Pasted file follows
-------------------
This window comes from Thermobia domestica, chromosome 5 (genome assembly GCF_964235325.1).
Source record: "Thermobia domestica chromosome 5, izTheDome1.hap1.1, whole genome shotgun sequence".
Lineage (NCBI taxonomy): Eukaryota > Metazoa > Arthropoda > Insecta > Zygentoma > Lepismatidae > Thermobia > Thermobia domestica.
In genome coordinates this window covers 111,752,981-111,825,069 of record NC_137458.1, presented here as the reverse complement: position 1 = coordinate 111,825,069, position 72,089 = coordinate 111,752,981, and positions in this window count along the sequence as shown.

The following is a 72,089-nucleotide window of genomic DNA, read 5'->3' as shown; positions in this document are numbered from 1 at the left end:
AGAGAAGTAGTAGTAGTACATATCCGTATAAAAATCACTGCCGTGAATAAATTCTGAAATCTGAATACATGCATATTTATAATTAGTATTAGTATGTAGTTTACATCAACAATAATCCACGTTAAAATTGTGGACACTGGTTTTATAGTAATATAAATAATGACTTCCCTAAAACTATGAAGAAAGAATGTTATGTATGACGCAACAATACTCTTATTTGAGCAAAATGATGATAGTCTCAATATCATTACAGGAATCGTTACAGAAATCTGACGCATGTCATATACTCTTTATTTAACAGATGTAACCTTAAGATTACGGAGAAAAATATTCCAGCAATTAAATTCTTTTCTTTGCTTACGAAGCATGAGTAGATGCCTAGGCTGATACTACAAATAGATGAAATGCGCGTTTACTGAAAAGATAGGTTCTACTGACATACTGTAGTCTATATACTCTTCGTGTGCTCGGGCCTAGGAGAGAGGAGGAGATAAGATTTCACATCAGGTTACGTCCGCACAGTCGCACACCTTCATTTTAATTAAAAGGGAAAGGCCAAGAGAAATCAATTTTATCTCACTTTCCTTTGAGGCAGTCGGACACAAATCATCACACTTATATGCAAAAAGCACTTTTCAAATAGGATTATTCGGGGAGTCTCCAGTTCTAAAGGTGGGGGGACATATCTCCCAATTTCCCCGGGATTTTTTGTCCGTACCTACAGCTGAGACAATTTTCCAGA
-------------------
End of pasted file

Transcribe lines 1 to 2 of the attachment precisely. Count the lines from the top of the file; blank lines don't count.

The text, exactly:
This window comes from Thermobia domestica, chromosome 5 (genome assembly GCF_964235325.1).
Source record: "Thermobia domestica chromosome 5, izTheDome1.hap1.1, whole genome shotgun sequence".